Beyond the urgency of the Black Lives Matter slogan prompted by the endemic racism within American society, to care for the black body, to address medical injustice and advocate for self-love, these are some of the objectives at the heart of the project established by Leigh. Citing the example of Esmin Green, a 49-year-old patient who died in a waiting room at Kings County Hospital, Brooklyn, in 2008, while waiting to be tended to for 24 hours and being ignored by medical staff for 45 minutes after she had collapsed on the floor, Leigh expressed the view that “one of the major causes of death for black women is obedience”. A statement that still resonates today in light of the death of Sandra Bland in police custody.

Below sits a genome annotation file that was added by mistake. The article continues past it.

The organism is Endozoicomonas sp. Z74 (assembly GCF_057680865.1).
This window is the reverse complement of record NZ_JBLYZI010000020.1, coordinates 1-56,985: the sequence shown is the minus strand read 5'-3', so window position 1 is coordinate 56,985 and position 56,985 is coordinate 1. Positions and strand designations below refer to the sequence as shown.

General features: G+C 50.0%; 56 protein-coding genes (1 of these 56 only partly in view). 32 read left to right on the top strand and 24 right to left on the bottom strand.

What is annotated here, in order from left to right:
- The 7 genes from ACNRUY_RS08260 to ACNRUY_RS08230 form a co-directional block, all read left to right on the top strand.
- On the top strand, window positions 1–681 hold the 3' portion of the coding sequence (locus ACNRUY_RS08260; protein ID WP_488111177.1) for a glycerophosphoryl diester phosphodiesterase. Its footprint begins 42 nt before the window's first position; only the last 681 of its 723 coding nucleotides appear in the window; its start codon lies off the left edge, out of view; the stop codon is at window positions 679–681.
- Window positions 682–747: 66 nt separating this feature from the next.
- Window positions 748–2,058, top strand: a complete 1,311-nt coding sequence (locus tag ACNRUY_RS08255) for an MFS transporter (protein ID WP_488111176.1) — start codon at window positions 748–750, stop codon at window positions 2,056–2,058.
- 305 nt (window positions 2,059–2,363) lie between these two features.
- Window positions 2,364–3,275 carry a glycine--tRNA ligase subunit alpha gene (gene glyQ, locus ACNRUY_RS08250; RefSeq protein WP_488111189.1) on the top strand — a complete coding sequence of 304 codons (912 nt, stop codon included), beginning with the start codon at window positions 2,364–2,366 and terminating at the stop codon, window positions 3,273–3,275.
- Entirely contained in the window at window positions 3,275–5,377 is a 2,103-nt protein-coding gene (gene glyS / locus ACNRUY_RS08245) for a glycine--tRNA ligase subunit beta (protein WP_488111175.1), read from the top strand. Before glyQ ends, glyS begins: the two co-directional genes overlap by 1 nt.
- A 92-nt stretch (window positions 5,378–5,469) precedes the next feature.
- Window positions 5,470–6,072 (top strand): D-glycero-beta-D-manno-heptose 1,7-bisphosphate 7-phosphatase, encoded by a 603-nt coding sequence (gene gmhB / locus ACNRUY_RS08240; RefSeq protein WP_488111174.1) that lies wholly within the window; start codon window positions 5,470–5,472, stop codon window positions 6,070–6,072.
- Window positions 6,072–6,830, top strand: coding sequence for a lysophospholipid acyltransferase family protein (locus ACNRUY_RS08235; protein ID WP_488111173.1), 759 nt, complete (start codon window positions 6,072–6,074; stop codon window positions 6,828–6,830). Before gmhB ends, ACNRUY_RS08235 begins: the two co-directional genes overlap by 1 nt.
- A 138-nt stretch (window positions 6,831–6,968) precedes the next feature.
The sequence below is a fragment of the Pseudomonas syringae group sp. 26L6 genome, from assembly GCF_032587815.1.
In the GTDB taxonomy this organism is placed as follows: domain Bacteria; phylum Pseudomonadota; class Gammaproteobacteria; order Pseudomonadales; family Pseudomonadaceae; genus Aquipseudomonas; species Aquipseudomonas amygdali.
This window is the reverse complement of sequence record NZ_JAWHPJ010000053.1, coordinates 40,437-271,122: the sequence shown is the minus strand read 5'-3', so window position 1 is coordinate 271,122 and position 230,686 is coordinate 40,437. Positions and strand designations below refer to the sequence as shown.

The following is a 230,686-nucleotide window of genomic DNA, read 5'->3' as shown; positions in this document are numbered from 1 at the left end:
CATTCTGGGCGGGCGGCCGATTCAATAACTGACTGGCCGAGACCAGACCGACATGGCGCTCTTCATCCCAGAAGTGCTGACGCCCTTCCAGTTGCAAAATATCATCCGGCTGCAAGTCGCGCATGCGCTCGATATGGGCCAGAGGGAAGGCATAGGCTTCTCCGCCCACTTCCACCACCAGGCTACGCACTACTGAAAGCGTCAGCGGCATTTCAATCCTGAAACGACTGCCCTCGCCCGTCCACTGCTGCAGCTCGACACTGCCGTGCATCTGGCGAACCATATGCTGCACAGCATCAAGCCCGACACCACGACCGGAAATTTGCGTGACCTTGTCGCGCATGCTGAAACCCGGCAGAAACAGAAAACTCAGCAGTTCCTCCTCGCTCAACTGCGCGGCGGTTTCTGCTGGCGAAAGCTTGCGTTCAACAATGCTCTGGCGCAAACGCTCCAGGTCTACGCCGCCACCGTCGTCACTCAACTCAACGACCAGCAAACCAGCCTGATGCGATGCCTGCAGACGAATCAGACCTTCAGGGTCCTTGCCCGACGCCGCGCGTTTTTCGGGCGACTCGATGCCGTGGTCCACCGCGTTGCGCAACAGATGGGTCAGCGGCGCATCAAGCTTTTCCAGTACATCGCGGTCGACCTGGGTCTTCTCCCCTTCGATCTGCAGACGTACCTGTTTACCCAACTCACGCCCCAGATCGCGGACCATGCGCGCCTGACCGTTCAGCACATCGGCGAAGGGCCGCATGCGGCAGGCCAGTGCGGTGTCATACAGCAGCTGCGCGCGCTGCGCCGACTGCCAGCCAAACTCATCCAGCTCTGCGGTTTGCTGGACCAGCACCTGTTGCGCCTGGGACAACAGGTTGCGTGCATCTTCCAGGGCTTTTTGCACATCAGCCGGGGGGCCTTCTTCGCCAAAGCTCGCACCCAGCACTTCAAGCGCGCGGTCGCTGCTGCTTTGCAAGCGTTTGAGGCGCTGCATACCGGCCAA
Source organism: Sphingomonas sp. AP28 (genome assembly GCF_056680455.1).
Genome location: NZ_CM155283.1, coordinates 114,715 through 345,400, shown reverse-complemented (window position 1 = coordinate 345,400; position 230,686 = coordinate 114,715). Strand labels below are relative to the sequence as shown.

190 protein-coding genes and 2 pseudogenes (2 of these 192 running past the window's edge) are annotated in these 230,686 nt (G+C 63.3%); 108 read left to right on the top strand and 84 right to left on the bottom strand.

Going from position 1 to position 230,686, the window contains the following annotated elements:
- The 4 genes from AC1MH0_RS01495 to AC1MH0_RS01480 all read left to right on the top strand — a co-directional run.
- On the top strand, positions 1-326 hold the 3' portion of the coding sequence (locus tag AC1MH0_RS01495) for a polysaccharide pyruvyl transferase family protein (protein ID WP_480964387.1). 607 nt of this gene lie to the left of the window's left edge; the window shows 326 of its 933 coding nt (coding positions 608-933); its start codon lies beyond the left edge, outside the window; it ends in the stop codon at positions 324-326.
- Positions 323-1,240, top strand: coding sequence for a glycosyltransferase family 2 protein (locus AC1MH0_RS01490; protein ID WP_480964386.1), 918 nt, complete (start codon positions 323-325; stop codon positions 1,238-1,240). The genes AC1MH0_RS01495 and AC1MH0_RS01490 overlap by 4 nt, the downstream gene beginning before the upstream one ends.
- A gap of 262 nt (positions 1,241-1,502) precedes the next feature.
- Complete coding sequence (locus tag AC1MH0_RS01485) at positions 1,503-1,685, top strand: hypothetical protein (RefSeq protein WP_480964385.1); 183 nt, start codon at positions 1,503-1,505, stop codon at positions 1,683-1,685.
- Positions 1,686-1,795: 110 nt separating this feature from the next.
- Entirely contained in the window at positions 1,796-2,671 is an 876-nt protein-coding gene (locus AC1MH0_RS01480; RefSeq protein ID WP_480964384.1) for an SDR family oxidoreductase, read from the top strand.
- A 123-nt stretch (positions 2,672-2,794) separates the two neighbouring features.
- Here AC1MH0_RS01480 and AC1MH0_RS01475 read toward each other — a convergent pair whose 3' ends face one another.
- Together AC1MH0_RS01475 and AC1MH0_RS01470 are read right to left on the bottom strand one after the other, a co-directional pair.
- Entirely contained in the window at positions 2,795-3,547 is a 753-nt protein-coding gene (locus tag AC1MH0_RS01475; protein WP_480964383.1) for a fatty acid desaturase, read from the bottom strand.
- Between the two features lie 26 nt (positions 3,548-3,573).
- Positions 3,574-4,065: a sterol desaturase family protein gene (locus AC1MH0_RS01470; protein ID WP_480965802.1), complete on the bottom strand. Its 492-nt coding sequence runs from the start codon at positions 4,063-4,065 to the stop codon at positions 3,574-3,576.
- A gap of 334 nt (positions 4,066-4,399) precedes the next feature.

Arguably the most radical intervention was that of Maria Galindo from Mujeres Creando who opened her statement by declaring she was only addressing the audience in English for practical reasons, not in obedience to the Anglo-cultural hegemony. “We are not making art, she cried out, we are making politics! We are not making political art either, we are making politics, just politics!”
As the final speech of the day, perhaps Galindo’s call was our cue to appraise this capsule that is the biennale beyond the art exhibition itself. To leave the field of art, even, as the Visible Project enjoins us. “Cause it’s not just about art” Mel Chin suggested on day three as he discussed social practice while raising some of the well-known contradictions of the art world.
This, of course, called for a reflection on the very occurrence of the summit at the Venice Biennale…